With the fireplace crackling, the tree twinkling, and the carols humming, few things in life are as picture perfect as Christmas in Maine—until murder dampens the holiday spirit. It must be something in the eggnog…
Eggnog Murder by New York Times-bestselling author Leslie Meier
When a gift-wrapped bottle of eggnog—allegedly from the Real Beard Santa Club—proves to be a lethal concoction for a Tinker’s Cove local, all Lucy Stone wants for Christmas is to find the murdering mixologist who’s stirring up trouble.
Death by Eggnog by Lee Hollis
Food and cocktails columnist Hayley Powell has never cared much for Bar Harbor’s grouchy town librarian, Agatha Farnsworth. But after the Scroogy senior has a fatal—and suspicious—allergic reaction to supposedly non-dairy eggnog, it’s up to Hayley to ladle out some justice.
Nogged Off by Agatha Award finalist Barbara Ross
Julia Snowden’s tenant Imogen Geinkes seems to be jinxed. First, her poorly named “Killer Eggnog” gives all her co-workers food poisoning at the holiday party. Then her boyfriend’s body shows up in Julia’s moving truck as she’s headed back to Busman’s Harbor. Now Julia has to get moving to catch the cold-hearted culprit.
Cozy up with a glass of eggnog and enjoy the spirit of murder and mystery in a Yuletide treat perfect for those winter holidays…</
Praise for Steamed Open
“Sure to appeal to readers who treasure the Maine coast, Ross’s latest continues the lives and minor dramas of her fic
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About the Author
LEE HOLLIS is the pen name for Rick Copp, a veteran Hollywood screenwriter who has written for numerous television series, including The Golden Girls, Wings, Scooby-Doo, Teen Titans, and Barbershop. He is the co-writer of The Brady Bunch Movie and has written a number of novels under his own name. He also produces, writes, and stars in the hit web series Where the Bears Are. With his sister Holly Simason, he co-authors the Hayley Powell Food & Cocktail Mysteries book series using the Lee Hollis name. He lives in Palm Springs, California.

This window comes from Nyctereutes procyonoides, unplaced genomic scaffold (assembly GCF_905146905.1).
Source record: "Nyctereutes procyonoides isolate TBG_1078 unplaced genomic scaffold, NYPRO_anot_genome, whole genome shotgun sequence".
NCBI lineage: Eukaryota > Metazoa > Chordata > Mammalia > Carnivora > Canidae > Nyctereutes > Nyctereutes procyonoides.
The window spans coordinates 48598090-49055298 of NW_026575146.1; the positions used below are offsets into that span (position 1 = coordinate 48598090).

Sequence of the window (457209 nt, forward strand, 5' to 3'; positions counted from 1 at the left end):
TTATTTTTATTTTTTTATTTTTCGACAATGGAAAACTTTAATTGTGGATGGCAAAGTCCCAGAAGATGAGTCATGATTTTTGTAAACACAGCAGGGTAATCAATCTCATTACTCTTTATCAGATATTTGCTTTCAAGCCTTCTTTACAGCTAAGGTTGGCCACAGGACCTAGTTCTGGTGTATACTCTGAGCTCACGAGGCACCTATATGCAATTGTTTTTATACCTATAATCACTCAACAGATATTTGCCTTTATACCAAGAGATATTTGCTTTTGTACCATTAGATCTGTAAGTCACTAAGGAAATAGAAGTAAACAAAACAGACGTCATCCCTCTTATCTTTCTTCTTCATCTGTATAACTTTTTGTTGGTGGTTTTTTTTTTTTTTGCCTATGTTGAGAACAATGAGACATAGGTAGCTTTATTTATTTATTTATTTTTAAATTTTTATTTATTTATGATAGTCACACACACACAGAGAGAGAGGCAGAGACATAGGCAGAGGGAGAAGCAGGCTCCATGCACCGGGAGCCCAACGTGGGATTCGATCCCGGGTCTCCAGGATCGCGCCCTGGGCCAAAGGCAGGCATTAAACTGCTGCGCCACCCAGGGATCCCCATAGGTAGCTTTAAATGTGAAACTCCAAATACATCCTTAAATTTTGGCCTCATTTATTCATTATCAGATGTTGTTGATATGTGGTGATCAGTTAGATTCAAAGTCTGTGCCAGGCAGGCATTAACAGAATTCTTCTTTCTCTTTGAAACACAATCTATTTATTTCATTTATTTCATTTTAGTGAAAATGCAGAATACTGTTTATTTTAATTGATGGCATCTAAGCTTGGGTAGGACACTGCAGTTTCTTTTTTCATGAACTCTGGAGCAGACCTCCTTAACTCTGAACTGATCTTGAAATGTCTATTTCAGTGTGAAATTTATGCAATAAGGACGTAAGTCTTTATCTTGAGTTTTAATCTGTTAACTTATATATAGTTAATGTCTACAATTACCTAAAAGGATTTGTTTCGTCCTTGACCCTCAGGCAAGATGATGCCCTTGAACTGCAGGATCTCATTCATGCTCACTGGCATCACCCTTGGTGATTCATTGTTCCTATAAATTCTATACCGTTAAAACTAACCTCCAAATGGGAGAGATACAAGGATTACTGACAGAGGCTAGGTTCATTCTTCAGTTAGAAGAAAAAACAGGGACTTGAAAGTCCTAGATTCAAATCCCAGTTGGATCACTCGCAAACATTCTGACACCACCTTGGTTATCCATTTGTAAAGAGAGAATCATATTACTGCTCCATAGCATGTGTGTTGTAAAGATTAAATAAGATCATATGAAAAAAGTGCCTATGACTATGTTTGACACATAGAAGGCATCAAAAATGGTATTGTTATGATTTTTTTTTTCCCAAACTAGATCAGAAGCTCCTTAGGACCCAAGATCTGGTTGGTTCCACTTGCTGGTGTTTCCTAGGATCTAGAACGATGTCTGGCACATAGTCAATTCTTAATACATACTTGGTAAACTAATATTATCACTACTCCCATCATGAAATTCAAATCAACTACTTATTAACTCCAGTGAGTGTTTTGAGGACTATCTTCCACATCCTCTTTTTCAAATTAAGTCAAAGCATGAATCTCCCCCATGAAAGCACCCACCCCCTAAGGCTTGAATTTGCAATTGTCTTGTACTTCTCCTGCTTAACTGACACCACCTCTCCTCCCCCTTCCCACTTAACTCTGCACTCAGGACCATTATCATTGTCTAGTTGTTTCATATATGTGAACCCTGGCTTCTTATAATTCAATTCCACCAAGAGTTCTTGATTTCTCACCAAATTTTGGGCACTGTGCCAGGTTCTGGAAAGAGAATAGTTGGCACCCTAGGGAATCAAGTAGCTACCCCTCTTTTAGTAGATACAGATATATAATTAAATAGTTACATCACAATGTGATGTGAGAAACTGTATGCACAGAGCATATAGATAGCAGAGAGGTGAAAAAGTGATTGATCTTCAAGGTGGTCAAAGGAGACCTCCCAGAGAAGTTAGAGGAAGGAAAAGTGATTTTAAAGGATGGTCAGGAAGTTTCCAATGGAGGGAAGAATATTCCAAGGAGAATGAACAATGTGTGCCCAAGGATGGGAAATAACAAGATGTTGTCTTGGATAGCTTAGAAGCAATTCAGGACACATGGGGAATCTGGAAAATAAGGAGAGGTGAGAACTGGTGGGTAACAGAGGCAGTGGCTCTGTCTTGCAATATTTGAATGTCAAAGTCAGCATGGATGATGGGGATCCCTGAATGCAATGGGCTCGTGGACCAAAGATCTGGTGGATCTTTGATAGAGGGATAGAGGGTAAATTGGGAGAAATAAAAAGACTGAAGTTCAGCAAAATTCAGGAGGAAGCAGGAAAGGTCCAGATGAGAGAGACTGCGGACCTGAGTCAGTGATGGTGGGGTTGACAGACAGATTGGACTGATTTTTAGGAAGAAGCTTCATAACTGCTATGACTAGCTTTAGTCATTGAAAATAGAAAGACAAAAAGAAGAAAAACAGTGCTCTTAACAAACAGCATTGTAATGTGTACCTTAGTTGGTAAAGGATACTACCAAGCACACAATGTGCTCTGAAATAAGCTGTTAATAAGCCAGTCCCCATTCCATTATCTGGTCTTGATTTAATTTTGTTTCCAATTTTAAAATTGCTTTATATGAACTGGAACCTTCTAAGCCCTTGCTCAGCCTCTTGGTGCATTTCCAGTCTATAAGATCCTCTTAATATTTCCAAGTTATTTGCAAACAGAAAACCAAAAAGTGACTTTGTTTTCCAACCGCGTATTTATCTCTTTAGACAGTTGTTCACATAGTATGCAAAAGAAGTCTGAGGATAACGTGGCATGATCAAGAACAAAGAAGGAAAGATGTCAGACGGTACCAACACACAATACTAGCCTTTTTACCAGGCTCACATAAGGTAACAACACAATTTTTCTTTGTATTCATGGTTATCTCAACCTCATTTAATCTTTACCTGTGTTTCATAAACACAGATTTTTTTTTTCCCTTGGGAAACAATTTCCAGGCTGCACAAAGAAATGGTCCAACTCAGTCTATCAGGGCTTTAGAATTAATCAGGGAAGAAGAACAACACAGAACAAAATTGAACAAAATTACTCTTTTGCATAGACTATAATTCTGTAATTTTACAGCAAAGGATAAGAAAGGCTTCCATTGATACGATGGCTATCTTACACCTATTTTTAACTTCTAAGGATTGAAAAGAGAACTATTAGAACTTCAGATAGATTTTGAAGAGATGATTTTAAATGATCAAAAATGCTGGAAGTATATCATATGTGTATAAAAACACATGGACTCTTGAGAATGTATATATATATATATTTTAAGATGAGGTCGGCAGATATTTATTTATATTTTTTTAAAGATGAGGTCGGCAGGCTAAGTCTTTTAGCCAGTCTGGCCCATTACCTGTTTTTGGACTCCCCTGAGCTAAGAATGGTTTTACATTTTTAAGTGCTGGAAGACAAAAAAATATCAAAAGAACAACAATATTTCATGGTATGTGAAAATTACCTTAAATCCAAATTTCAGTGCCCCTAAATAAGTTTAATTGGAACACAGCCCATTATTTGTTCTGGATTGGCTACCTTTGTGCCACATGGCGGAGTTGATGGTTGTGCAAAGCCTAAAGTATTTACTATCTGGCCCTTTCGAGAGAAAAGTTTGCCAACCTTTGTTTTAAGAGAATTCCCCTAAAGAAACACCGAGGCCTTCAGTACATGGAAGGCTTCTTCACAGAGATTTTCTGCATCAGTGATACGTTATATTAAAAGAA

Barbara Ross is the author of the Maine Clambake Mysteries. The first book in the series, Clammed Up was nominated for an Agatha Award for Best Contemporary Novel, the RT Book Reviews, Reviewer’s Choice Best Book Award for Amateur Sleuth and was a finalist for the Maine Literary Award for Crime Fiction. She is co-editor/co-publisher of Level Best Books, which produces anthologies of crime stories by New England authors. She writes at her home overlooking the harbor in Boothbay Harbor, Maine. Readers can visit her website at MaineClambakeMysteries.com.
Read an Excerpt
By LESLIE MEIER, LEE HOLLIS, Barbara Ross
KENSINGTON PUBLISHING CORP.Copyright © 2016 Kensington Publishing Corp.
All rights reserved.
"'Beware of gifts from strangers,' that's what I told Wilf, when he found this bottle of eggnog on the back porch," said Phyllis, producing a distinctive old-fashioned milk bottle decorated with red and green ribbons and a sprig of faux holly from her red and green plaid tote bag and setting it on the reception counter in the Pennysaver office. The Pennysaver, formerly the Courier and Advertiser, was the weekly newspaper in the coastal town of Tinker's Cove, Maine.
"He said it wasn't from strangers, it's a welcome gift from this new club he's joined," she continued. Phyllis's official title was receptionist at the Pennysaver, but that only began to describe her duties, as she handled ads, subscriptions, billing, and the classifieds. Today was the Monday after Thanksgiving and the Christmas season had officially begun, so she had painted her fingernails in alternating shades of red and green polish and was wearing a sparkly sweater. She had long ago forgotten what color her hair actually was, but had dyed it a brighter shade of red than usual, also in honor of the holiday. Her cat's-eye reading glasses were decorated with candy cane stripes and were resting on her ample bosom, where they dangled from a rhinestone-encrusted chain. No one dared to ask Phyllis how old she was, but somewhere between fifty and sixty was a safe guess.
"What club is that?" asked Lucy Stone, who worked part time at the paper as a reporter and feature writer. She was already seated at her desk this Monday morning, tapping away on her computer keyboard. Lucy wore her dark hair in a short, easy-care cut and dressed in easy-care clothes, usually jeans and a sweater. In warm weather she wore running shoes, but now, since it was almost winter, she was wearing duck boots like just about everyone else in the little Maine town.
"The Real Beard Santa Club," replied Phyllis. "He was driving me crazy hanging around the house, now that he's retired from the postal service, but I can't say I'm very happy about his choice."
"I don't suppose growing a beard actually keeps a person very busy," said Lucy, who was struggling to decipher the notes she'd scribbled when covering a Conservation Commission meeting. "Which is more likely?" she asked Phyllis. "Does the commission want to require that dogs be leashed in the conservation area or days be limited? The only word I'm sure of is be."